The Remarkable Story of Taylor Fedun


Two games into his NHL career, Taylor Fedun has scored two goals for the Edmonton Oilers.

It’s a phenomenal start for any rookie, but Fedun’s case is made even more remarkable by the brutal injury he suffered the last time he was on the verge of making the Oilers, an injury that cost him a full season and could have claimed his hockey career.

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The Injury

We’ve all seen the video.

Taylor Fedun had come out of nowhere to make a real case for himself as an NHL option for the 2011-12 Oilers; it seems safe to say he either would have made the team or been a reasonably quick call-up after the training camp he had and given the other options in the system. Instead, a fantastic opportunity was taken away on a pointless play.

It cost Fedun one full season, and then much of the next one as he got himself back up to speed. Todd Nelson, Fedun’s coach in Oklahoma City. gave us a window into Fedun’s play in a December 3, 2012 interview on Oilers Now:

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[Fedun]’s been pretty solid. You can see, if we have a stretch of games where it’s pretty busy, he does get a bit fatigued just because of the mechanics with his leg and that. When Taylor’s fresh he’s very effective. Obviously we’re dealing with a player who went through a lot, and I think he’s made tremendous strides. I think right now he’s a step away from where he was last year before he got injured, but that’s going to come over time.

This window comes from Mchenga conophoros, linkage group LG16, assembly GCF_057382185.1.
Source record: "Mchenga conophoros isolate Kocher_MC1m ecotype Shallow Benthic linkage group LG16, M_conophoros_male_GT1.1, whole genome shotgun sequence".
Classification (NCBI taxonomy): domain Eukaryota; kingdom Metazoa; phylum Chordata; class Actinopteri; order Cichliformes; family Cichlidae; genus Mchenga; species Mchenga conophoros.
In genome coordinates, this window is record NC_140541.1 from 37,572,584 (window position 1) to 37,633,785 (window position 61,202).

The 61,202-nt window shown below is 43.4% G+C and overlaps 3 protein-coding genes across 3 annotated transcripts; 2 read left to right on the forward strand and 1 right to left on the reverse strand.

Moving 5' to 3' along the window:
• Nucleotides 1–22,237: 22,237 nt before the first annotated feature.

Nelson went on to list some of the things Fedun had to work on – not getting tunnel vision offensively, boxing guys out defensively – but reiterated that the coaching staff was pretty happy with his play. But even in December Fedun’s skating wasn’t where it had been pre-injury, and he would spend most of the year getting back to where he had been,

Present Day


Fedun has been a reliable defenceman in Oklahoma City this season, playing with different partners in different situations but delivering the same level of play seemingly every night. I’ve been tracking some statistics I put a lot of weight on at home games this year, and by those numbers Fedun stands out:

  • On-ice Fenwick (shots and missed shots) plus/minus: +77/-53
  • Zone Starts: 22 offensive zone, 42 defensive zone

To put those numbers in an easily understandable form: Fedun has been leaned on heavily in a shutdown role, taking to the ice a lot of times when the puck is 200 feet from the opposition net. Despite that, The Barons have out-shot their opposition by nearly a 3:2 margin with Fedun on the ice in the seven games I tracked.